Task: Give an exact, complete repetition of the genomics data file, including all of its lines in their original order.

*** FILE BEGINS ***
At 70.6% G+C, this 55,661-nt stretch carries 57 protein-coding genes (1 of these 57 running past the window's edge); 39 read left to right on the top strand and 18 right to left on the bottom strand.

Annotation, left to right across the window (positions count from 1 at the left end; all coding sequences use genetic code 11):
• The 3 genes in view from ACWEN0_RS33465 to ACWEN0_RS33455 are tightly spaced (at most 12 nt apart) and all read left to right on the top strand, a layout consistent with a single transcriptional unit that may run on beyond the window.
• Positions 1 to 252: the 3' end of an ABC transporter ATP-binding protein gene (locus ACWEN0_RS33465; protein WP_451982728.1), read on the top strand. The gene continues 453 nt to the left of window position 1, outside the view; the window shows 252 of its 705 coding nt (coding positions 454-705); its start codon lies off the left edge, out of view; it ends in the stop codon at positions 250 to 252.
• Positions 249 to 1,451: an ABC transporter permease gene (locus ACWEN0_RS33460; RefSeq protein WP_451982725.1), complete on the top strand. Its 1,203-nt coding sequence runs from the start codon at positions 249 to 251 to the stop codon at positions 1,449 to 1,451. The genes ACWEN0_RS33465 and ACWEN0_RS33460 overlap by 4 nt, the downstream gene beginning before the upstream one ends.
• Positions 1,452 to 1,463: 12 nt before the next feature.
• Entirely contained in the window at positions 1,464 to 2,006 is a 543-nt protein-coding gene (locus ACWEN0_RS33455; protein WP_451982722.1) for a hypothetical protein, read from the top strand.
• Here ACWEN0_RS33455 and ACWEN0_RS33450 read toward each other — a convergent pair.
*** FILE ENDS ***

At 70.6% G+C, this 55,661-nt stretch carries 57 protein-coding genes (1 of these 57 running past the window's edge); 39 read left to right on the top strand and 18 right to left on the bottom strand.

Annotation, left to right across the window (positions count from 1 at the left end; all coding sequences use genetic code 11):
• The 3 genes in view from ACWEN0_RS33465 to ACWEN0_RS33455 are tightly spaced (at most 12 nt apart) and all read left to right on the top strand, a layout consistent with a single transcriptional unit that may run on beyond the window.
• Positions 1 to 252: the 3' end of an ABC transporter ATP-binding protein gene (locus ACWEN0_RS33465; protein WP_451982728.1), read on the top strand. The gene continues 453 nt to the left of window position 1, outside the view; the window shows 252 of its 705 coding nt (coding positions 454-705); its start codon lies off the left edge, out of view; it ends in the stop codon at positions 250 to 252.
• Positions 249 to 1,451: an ABC transporter permease gene (locus ACWEN0_RS33460; RefSeq protein WP_451982725.1), complete on the top strand. Its 1,203-nt coding sequence runs from the start codon at positions 249 to 251 to the stop codon at positions 1,449 to 1,451. The genes ACWEN0_RS33465 and ACWEN0_RS33460 overlap by 4 nt, the downstream gene beginning before the upstream one ends.
• Positions 1,452 to 1,463: 12 nt before the next feature.
• Entirely contained in the window at positions 1,464 to 2,006 is a 543-nt protein-coding gene (locus ACWEN0_RS33455; protein WP_451982722.1) for a hypothetical protein, read from the top strand.
• Here ACWEN0_RS33455 and ACWEN0_RS33450 read toward each other — a convergent pair.